Machine Learning

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Machine Learning by Mind Map: Machine Learning

1. Semi-supervised Machine Learning

1.1. Think of this type as a hybrid between the two previously mentioned models. In most cases, this type of learning happens when you’ve got a large data set for (x), but only some of (y) is definitive and capable of being taught.

1.2. Semi-supervised machine learning can be used with regression and classification models, but you can also used them to create predictions.

2. What Marketers can Accomplish with Machine Learning

2.1. Marketing Automation Tools

2.1.1. Open Source Marketing Automation: Mautic

2.1.2. Best-in-Class Marketing Automation Software - Marketo

2.1.3. HubSpot | Inbound Marketing & Sales Software

2.2. Sending Frequency Optimization

2.2.1. Machine learning allows marketers to carve lists into precise segments and to neatly personalize sending frequencies for individual recipients.

2.3. Content Marketing

2.3.1. Machine learning can give you the intelligence needed to quickly determine what’s working as well as recommend what’s needed to amplify your strategies that might better connect with your audience.

2.3.2. The learning part of machine learning means that, over time, the machine becomes smarter.

2.4. Ad Platforms

2.5. Programmatic Display

2.5.1. Programmatic advertising allows marketers to take matters one step further by measuring and pivoting on advertising strategies in near real time.

2.6. AdWords Scripting

2.6.1. These Scripts often work as a form of supervised machine learning in many cases.

2.6.2. AdWords advertisers specify the input and the output determines the function. An algorithm connects the input to the output.

2.7. Predictive Analytics

2.7.1. Predictive analytics are used in many verticals and professions. Essentially, these analytics are models that help find and exploit patterns in data.

2.7.2. These patterns can then be used to analyze risks and opportunities.

2.8. Customer Churn

2.8.1. Keeping customers is as pivotal to growth as getting new customers.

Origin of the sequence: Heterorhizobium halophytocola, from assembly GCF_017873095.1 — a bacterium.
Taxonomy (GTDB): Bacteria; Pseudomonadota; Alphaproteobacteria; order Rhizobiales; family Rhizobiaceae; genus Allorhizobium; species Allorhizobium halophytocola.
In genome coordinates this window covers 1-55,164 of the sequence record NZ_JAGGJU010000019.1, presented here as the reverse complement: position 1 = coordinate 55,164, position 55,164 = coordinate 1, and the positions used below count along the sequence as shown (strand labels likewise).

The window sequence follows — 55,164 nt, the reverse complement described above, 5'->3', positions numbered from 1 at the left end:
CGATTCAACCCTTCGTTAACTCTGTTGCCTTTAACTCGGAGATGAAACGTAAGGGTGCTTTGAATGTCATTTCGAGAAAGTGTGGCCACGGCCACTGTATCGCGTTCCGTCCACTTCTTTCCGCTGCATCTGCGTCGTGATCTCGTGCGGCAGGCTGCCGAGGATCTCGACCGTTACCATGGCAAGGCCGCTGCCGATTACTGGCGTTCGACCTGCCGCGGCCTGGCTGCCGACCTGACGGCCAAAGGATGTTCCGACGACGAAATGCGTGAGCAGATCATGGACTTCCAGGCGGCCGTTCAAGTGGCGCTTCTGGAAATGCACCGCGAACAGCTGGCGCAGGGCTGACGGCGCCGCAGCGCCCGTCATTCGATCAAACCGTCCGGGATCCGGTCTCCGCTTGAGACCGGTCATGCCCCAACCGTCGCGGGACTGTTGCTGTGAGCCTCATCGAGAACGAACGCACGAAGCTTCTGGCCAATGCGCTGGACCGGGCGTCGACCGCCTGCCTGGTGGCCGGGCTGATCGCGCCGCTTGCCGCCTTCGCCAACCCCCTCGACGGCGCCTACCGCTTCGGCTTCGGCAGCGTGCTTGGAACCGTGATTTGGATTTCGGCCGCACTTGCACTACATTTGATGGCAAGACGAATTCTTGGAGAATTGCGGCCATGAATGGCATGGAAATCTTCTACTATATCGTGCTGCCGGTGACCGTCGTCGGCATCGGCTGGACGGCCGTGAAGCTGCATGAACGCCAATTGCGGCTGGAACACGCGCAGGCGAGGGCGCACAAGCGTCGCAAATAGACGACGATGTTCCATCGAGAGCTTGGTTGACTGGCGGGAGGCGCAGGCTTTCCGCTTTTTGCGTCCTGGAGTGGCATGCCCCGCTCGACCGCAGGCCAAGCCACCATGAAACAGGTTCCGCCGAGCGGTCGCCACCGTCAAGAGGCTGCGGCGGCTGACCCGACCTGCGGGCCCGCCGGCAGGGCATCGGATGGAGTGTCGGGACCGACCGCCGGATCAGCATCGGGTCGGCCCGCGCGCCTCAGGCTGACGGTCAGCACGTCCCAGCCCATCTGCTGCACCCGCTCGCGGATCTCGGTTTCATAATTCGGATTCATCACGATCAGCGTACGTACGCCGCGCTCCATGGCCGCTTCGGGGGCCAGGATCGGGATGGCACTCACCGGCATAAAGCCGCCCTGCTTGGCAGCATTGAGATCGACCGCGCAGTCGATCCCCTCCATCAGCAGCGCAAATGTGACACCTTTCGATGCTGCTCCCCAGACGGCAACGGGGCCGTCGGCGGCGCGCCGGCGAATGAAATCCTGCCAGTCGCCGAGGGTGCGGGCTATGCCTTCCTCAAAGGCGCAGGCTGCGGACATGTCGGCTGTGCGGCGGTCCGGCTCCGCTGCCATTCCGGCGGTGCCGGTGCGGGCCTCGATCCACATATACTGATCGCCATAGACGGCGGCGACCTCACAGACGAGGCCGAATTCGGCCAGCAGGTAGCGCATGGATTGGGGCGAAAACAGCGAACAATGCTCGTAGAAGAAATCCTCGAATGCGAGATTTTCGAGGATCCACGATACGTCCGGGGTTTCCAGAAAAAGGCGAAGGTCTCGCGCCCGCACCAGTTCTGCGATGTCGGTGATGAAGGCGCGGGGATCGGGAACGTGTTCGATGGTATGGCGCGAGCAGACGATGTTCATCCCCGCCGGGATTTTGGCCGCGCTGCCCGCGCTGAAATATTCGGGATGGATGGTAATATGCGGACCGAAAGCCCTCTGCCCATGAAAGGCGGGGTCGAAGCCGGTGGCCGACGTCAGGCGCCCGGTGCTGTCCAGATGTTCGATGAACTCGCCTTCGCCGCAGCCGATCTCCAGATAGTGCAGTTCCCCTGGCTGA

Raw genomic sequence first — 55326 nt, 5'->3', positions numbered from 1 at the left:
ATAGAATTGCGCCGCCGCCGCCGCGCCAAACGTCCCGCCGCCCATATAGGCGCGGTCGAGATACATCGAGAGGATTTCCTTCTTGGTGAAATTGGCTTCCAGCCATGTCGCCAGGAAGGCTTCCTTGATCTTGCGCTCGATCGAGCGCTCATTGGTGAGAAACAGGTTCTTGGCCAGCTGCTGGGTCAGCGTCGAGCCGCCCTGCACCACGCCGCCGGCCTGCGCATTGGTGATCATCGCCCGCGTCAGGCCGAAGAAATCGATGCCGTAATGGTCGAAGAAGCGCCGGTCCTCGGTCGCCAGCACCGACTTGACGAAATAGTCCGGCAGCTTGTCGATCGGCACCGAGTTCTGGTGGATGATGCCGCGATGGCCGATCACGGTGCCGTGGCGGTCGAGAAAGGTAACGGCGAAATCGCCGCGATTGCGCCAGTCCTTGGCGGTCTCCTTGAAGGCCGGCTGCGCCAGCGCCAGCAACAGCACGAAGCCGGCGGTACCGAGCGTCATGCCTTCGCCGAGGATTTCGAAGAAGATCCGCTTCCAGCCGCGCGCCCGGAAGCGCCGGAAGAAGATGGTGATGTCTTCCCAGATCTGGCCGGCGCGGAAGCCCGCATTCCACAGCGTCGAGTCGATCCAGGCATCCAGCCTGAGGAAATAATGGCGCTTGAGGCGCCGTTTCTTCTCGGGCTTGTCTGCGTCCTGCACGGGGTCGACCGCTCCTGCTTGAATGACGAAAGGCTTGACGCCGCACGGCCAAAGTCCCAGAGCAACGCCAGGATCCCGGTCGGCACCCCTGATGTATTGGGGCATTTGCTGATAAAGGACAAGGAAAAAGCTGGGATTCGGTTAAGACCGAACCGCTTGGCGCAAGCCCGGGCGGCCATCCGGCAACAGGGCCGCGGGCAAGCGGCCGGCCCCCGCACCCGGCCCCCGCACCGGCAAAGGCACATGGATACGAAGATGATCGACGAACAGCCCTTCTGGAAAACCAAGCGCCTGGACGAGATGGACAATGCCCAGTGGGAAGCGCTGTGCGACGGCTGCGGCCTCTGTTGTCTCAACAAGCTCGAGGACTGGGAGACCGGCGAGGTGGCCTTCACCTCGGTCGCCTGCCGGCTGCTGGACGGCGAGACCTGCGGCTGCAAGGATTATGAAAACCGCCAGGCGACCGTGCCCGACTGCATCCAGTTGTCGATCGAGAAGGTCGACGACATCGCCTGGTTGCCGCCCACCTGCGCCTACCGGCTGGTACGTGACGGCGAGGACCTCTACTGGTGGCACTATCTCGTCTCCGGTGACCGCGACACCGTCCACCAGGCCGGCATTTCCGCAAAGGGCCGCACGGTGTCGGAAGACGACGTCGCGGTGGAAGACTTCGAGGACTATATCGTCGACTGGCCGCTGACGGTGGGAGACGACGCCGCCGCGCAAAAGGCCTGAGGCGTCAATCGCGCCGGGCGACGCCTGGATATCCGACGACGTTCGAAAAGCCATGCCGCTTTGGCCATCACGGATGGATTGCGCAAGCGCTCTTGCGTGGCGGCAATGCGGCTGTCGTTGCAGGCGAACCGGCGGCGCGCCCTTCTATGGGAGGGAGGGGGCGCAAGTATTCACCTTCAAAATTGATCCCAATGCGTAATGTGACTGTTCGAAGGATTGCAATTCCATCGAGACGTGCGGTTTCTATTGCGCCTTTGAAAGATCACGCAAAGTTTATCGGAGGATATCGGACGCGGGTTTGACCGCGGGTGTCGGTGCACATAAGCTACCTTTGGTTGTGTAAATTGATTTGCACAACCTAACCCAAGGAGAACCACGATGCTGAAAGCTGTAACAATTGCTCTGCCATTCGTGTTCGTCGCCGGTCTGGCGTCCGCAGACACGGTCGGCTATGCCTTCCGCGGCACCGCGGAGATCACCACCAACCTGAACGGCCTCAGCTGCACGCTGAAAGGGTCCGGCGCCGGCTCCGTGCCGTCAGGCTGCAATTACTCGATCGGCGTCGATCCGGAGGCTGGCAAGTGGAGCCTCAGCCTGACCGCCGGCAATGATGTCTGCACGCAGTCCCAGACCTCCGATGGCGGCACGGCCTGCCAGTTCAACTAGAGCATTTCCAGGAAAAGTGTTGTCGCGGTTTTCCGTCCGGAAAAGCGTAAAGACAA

2.8.2. Analytics can help understand behaviors that lead to customer churn and help marketers craft strategies to reverse churn.

2.8.3. Predicting customer churn is a valuable piece of this puzzle.

2.9. Computer Vision

2.9.1. Computer vision is exactly what the term sounds like — it’s how machines “see.”

2.10. Segment Comparison

2.10.1. Audience segmentation has always been an important part of advertising.

2.10.2. Knowing the members of your audience and where they’re coming from offers marketers incredibly valuable information.

2.10.3. Now marketers can create micro-segmentations as well as measure and compare how each segment reacts to different messages.

2.10.4. Google Analytics offers behavioral-based demographic data such as affinity groups for a user.

3. Supervised Machine Learning

3.1. supervised machine learning involves human interaction elements to manage the machine learning process.

3.2. The easiest way to understand supervised machine learning is to think of it involving an input variable (x) and an output variable (y). You use an algorithm to learn a mapping function that connects the input to the output. In this scenario, humans are providing the input, the desired output, and the algorithm.

3.3. Types

3.3.1. Classification Classification problems use categories as an output variable. Example categories would be demographic data such as sex or marital status.

3.3.2. Regression Regression problems are where the output variables are a real number. A common format of these types of problems are linear progressions. Linear regression models determine the impact of a number of independent variables on a dependent variable (such as sales) by seeking a “best fit” that minimizes squared error.

4. Unsupervised Machine Learning

4.1. As opposed to supervised learning, unsupervised learning involves only entering data for (x). In this model, a correct answer doesn’t exist, and a “teacher” is not needed for the “learner.”

4.2. Types

4.2.1. Clustering This type describes techniques that attempt to divide data into groups clustered close together. An example of clustering is grouping customers by their purchasing behavior.

4.2.2. Association This type describes techniques that create rules that explore the connections among data. An example is helpful here: We might say that people who buy X product also often buy Y product.